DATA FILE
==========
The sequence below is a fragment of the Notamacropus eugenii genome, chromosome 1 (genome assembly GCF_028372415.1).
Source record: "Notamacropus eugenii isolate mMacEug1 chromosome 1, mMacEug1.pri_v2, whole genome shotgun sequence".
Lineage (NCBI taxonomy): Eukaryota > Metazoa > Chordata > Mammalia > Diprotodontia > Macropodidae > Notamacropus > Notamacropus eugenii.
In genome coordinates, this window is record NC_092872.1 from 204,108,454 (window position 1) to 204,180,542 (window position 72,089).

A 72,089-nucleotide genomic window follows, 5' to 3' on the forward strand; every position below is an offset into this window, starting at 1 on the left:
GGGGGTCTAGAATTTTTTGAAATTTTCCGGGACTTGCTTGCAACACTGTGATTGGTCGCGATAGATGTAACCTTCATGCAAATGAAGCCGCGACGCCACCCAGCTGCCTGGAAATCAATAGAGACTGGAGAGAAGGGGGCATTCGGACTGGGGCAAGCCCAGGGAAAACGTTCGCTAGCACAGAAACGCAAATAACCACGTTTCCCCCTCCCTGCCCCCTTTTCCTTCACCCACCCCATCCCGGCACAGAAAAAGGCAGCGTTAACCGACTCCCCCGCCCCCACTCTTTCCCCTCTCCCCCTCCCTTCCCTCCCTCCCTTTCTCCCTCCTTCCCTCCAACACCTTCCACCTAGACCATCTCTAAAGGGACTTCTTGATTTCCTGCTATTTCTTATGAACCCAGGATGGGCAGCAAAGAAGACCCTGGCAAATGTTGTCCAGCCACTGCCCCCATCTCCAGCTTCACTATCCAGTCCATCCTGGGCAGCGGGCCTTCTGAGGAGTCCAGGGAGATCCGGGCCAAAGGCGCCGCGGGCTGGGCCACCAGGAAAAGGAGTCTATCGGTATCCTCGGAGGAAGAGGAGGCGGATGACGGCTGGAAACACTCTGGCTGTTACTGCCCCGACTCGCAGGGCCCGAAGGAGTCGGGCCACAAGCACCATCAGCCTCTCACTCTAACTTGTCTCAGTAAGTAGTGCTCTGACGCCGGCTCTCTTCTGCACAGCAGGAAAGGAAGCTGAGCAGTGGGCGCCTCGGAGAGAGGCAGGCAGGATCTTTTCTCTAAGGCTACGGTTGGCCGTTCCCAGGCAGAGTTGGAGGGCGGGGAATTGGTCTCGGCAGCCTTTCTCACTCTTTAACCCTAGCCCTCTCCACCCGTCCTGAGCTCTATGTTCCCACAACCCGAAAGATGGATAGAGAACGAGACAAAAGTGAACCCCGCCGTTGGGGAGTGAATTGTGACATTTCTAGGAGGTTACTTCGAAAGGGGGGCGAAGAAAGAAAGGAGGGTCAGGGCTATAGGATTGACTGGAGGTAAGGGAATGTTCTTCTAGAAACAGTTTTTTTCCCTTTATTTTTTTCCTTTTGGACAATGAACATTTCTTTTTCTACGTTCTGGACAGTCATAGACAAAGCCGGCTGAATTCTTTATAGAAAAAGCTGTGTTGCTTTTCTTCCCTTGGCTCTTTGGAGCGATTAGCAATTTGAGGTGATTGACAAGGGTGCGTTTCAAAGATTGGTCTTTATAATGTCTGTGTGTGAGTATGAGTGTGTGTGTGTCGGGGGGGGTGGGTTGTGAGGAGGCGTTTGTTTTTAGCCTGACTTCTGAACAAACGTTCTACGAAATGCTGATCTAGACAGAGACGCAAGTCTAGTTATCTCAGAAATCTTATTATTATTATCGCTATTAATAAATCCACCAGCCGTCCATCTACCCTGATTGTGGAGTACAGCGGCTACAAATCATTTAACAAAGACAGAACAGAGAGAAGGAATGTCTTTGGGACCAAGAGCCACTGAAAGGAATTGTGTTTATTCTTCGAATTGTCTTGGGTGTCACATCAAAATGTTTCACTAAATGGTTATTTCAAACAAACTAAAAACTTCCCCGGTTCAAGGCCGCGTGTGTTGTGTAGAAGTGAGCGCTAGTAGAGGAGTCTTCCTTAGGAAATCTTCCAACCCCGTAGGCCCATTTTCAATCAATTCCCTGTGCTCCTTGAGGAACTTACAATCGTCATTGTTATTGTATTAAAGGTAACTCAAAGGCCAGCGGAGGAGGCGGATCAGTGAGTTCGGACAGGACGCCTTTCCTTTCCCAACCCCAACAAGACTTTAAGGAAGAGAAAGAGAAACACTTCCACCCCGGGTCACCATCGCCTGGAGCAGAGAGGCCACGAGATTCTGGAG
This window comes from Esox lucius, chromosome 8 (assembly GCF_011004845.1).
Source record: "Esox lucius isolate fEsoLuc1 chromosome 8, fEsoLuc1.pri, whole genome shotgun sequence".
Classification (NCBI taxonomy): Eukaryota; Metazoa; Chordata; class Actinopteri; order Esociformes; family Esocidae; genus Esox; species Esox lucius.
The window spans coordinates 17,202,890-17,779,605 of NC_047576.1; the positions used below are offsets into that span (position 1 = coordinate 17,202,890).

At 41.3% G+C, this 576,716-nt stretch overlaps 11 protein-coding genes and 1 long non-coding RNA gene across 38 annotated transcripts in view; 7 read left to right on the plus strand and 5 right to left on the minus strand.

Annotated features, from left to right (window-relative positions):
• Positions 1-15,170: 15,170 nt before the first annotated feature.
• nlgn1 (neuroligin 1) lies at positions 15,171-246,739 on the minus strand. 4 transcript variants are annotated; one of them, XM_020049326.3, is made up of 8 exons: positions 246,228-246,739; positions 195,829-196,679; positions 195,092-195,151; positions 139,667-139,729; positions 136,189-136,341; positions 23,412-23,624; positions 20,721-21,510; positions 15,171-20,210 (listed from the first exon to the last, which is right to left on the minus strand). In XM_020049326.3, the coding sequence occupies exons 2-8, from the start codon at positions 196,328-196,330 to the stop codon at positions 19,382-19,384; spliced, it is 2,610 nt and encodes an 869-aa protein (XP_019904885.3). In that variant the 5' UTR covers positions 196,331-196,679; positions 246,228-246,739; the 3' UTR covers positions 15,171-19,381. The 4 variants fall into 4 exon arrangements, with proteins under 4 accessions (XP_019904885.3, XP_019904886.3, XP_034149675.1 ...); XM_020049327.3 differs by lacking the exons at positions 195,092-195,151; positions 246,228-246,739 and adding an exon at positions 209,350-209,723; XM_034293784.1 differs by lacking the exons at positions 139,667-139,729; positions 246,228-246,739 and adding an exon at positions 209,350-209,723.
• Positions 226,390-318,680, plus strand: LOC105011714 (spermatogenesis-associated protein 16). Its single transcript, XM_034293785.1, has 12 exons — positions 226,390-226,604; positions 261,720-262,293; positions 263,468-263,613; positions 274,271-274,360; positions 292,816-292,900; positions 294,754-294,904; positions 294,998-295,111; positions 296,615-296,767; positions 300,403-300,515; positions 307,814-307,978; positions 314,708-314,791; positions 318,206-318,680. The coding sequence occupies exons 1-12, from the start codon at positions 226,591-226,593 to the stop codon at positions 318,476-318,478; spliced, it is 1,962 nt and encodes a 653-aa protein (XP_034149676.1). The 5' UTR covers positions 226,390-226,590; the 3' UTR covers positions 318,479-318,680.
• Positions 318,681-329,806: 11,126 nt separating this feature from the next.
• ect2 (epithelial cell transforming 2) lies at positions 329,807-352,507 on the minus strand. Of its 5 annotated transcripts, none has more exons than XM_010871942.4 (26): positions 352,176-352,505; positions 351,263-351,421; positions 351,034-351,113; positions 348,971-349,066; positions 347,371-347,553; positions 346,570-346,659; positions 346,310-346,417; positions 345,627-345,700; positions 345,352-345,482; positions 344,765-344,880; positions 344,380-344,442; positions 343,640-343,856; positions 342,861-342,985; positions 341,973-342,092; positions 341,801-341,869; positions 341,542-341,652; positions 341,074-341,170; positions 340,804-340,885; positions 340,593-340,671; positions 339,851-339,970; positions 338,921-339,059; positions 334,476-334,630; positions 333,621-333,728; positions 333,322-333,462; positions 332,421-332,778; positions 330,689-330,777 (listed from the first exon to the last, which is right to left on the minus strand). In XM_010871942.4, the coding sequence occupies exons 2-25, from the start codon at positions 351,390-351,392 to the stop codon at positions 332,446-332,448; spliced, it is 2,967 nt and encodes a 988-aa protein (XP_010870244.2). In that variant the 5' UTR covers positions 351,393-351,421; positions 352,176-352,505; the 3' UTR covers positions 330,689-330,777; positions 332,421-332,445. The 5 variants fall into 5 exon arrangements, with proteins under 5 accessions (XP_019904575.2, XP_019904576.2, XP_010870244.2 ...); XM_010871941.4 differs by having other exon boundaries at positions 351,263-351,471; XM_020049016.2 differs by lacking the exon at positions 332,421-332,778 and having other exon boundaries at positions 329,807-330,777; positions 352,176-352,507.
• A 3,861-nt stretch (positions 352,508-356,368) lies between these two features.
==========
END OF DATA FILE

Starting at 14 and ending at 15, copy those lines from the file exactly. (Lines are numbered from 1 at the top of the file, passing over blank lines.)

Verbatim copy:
• nlgn1 (neuroligin 1) lies at positions 15,171-246,739 on the minus strand. 4 transcript variants are annotated; one of them, XM_020049326.3, is made up of 8 exons: positions 246,228-246,739; positions 195,829-196,679; positions 195,092-195,151; positions 139,667-139,729; positions 136,189-136,341; positions 23,412-23,624; positions 20,721-21,510; positions 15,171-20,210 (listed from the first exon to the last, which is right to left on the minus strand). In XM_020049326.3, the coding sequence occupies exons 2-8, from the start codon at positions 196,328-196,330 to the stop codon at positions 19,382-19,384; spliced, it is 2,610 nt and encodes an 869-aa protein (XP_019904885.3). In that variant the 5' UTR covers positions 196,331-196,679; positions 246,228-246,739; the 3' UTR covers positions 15,171-19,381. The 4 variants fall into 4 exon arrangements, with proteins under 4 accessions (XP_019904885.3, XP_019904886.3, XP_034149675.1 ...); XM_020049327.3 differs by lacking the exons at positions 195,092-195,151; positions 246,228-246,739 and adding an exon at positions 209,350-209,723; XM_034293784.1 differs by lacking the exons at positions 139,667-139,729; positions 246,228-246,739 and adding an exon at positions 209,350-209,723.
• Positions 226,390-318,680, plus strand: LOC105011714 (spermatogenesis-associated protein 16). Its single transcript, XM_034293785.1, has 12 exons — positions 226,390-226,604; positions 261,720-262,293; positions 263,468-263,613; positions 274,271-274,360; positions 292,816-292,900; positions 294,754-294,904; positions 294,998-295,111; positions 296,615-296,767; positions 300,403-300,515; positions 307,814-307,978; positions 314,708-314,791; positions 318,206-318,680. The coding sequence occupies exons 1-12, from the start codon at positions 226,591-226,593 to the stop codon at positions 318,476-318,478; spliced, it is 1,962 nt and encodes a 653-aa protein (XP_034149676.1). The 5' UTR covers positions 226,390-226,590; the 3' UTR covers positions 318,479-318,680.